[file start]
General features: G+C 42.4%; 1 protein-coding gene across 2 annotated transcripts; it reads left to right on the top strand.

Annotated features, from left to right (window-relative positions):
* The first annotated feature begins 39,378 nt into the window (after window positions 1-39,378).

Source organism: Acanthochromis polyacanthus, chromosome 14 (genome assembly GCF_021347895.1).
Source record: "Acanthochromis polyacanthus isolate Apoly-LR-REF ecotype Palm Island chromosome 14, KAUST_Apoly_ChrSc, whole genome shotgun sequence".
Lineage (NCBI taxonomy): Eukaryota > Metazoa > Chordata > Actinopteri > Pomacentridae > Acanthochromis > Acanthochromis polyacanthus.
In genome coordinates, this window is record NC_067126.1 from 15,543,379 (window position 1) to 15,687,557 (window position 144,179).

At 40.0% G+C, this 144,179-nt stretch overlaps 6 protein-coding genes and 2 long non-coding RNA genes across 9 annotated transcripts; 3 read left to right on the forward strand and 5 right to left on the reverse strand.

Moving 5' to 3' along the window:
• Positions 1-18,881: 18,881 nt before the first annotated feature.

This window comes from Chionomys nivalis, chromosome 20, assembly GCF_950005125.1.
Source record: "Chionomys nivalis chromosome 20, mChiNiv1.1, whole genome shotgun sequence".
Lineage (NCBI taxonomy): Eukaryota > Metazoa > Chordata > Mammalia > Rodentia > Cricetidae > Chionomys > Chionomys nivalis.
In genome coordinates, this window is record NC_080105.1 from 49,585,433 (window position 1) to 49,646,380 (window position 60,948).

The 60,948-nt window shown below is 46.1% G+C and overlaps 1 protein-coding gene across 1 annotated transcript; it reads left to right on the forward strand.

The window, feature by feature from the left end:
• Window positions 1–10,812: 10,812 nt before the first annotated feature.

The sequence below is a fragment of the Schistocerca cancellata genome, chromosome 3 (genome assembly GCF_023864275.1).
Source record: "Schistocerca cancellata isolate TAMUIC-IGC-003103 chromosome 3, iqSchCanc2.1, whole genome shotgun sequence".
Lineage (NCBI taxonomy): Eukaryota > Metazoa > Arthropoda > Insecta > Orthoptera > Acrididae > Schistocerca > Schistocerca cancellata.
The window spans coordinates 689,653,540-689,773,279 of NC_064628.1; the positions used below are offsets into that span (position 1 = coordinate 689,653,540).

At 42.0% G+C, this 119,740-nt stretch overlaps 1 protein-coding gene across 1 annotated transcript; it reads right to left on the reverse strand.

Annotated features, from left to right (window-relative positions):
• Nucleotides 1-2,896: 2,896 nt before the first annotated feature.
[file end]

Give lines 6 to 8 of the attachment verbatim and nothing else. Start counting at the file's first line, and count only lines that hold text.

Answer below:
Lineage (NCBI taxonomy): Eukaryota > Metazoa > Chordata > Actinopteri > Pomacentridae > Acanthochromis > Acanthochromis polyacanthus.
In genome coordinates, this window is record NC_067126.1 from 15,543,379 (window position 1) to 15,687,557 (window position 144,179).

At 40.0% G+C, this 144,179-nt stretch overlaps 6 protein-coding genes and 2 long non-coding RNA genes across 9 annotated transcripts; 3 read left to right on the forward strand and 5 right to left on the reverse strand.